Figure 42:
Horizontal flows around a sunspot on 1998 December 6, obtained with fmode timedistance helioseismology. Overplotted is the lineofsight magnetic field (MDI high resolution) truncated at 0.5 kG. The moat flow beyond the penumbra (red) is clearly visible. Adapted from Gizon et al. (2000). 

Figure 43:
Flow maps around a sunspot at depths of (a) 0 – 3 Mm, (b) 6 – 9 Mm, and (c) 9 – 12 Mm, infered using pmode timedistance helioseismology. Arrows show the magnitude and direction of horizontal flows. The color background shows vertical flows (positive values for downward). The contours at the center correspond to the umbral and penumbral boundaries. The longest arrow represents 1 km s^{–1} for (a) and 1.6 km s^{–1} for (b) and (c). From Zhao et al. (2001). 

Figure 44:
Vertical cuts through the sunspot shown in Figure 43. Upper panel: Cut in the eastwest direction. Lower panel: Cut in the northsouth direction. The location of the umbra and the penumbra is indicated at the top of each frame. The longest arrow corresponds to a velocity of 1.4 km s^{–1}. From Zhao et al. (2001).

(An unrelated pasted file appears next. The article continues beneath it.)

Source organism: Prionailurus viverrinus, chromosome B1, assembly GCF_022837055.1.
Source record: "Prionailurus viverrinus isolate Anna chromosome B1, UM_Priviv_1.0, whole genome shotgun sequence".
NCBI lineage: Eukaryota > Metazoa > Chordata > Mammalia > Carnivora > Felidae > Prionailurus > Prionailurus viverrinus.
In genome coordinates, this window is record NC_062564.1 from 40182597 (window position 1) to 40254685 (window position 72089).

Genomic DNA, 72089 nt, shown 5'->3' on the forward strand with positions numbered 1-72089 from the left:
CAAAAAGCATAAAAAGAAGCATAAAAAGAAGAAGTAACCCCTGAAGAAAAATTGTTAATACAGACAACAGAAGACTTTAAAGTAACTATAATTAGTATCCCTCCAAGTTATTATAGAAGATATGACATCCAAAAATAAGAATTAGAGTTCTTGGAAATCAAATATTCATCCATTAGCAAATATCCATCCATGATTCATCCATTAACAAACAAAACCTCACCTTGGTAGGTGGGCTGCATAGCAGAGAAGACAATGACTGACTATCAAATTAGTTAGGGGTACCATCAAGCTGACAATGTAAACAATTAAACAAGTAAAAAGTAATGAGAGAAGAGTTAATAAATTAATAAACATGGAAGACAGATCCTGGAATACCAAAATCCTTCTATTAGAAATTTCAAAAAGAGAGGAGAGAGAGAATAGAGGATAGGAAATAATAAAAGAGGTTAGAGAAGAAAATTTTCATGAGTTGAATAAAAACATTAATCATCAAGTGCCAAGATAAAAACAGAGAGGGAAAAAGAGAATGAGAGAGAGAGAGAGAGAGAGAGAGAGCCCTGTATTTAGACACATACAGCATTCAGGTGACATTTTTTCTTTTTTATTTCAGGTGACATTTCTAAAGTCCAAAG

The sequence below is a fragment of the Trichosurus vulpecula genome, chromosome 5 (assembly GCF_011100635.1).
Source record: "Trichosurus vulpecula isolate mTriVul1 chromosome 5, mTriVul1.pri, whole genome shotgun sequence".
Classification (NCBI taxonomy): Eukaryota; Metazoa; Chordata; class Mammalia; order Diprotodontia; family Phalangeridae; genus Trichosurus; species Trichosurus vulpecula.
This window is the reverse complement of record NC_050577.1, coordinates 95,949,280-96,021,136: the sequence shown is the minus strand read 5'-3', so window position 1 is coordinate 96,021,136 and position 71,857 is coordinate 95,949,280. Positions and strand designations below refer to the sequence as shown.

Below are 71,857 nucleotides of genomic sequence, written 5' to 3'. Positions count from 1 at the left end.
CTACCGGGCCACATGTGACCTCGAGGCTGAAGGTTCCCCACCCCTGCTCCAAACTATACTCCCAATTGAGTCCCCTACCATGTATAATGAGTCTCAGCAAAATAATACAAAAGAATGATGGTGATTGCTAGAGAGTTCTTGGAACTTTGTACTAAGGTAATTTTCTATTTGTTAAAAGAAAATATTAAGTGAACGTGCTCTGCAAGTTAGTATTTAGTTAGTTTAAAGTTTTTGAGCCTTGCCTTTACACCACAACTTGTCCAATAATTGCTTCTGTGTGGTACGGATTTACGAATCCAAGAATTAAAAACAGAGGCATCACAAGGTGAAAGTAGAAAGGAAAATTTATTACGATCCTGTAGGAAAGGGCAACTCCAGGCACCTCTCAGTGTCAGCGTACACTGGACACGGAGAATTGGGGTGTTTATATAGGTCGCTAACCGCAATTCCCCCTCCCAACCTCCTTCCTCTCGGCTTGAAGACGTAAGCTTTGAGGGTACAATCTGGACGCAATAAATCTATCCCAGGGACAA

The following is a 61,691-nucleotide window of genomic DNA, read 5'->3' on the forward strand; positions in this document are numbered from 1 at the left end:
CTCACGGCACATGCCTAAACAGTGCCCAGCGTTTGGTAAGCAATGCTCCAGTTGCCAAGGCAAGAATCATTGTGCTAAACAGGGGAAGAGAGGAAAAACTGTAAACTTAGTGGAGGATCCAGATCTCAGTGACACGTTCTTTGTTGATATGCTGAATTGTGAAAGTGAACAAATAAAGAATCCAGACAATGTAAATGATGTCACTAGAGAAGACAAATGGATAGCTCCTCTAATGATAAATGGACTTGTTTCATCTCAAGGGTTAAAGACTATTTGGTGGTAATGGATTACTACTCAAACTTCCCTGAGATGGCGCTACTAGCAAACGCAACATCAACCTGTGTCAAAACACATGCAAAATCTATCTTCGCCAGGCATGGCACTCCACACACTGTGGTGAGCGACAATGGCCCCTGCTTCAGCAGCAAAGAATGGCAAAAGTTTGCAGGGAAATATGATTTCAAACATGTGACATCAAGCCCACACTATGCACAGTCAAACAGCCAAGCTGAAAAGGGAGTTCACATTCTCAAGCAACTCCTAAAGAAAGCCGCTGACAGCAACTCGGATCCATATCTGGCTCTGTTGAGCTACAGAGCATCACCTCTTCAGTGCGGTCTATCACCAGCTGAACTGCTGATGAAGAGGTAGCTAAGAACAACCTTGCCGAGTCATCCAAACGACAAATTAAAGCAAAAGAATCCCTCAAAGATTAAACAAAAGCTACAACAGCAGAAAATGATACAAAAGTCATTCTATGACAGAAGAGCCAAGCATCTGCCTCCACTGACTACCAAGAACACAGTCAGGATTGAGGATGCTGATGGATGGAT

Figure 45:
Horizontal Doppler diagnostics applied to 24 hr data from MDI, which includes sunspot group AR 9363. Left: Observed velocity field, shown as vectors, for a focal depth of 3 Mm and superimposed a magnetogram. Middle: Same vector field as shown in the left panel, but superimposed over an image of the horizontal divergence of the velocity. Right: Velocity field and its divergence with the focal plane placed 14 Mm below the surface. The companion Movie 46 shows the flow field as a function of focus depth. From Braun and Lindsey (2003). 

Figure 46:
Movie Companion movie to Figure 45, showing the flow field as a function of focus depth. From Braun and Lindsey (2003).